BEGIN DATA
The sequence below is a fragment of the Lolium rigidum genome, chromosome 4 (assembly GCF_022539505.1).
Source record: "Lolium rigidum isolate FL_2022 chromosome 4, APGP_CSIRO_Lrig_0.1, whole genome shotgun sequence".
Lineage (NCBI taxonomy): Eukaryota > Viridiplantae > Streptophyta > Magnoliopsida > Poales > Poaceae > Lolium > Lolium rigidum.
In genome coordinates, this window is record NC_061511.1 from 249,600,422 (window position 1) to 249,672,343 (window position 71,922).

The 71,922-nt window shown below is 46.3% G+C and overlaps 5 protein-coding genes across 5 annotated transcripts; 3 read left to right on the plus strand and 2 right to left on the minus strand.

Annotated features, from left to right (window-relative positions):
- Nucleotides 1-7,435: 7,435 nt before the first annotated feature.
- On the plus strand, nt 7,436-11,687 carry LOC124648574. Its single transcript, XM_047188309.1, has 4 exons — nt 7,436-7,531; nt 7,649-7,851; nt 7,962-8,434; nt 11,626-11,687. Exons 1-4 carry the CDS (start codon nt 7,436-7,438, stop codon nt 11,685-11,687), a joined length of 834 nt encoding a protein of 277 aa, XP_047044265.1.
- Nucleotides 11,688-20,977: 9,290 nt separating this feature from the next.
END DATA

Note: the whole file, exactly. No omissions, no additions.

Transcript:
The sequence below is a fragment of the Lolium rigidum genome, chromosome 4 (assembly GCF_022539505.1).
Source record: "Lolium rigidum isolate FL_2022 chromosome 4, APGP_CSIRO_Lrig_0.1, whole genome shotgun sequence".
Lineage (NCBI taxonomy): Eukaryota > Viridiplantae > Streptophyta > Magnoliopsida > Poales > Poaceae > Lolium > Lolium rigidum.
In genome coordinates, this window is record NC_061511.1 from 249,600,422 (window position 1) to 249,672,343 (window position 71,922).

The 71,922-nt window shown below is 46.3% G+C and overlaps 5 protein-coding genes across 5 annotated transcripts; 3 read left to right on the plus strand and 2 right to left on the minus strand.

Annotated features, from left to right (window-relative positions):
- Nucleotides 1-7,435: 7,435 nt before the first annotated feature.
- On the plus strand, nt 7,436-11,687 carry LOC124648574. Its single transcript, XM_047188309.1, has 4 exons — nt 7,436-7,531; nt 7,649-7,851; nt 7,962-8,434; nt 11,626-11,687. Exons 1-4 carry the CDS (start codon nt 7,436-7,438, stop codon nt 11,685-11,687), a joined length of 834 nt encoding a protein of 277 aa, XP_047044265.1.
- Nucleotides 11,688-20,977: 9,290 nt separating this feature from the next.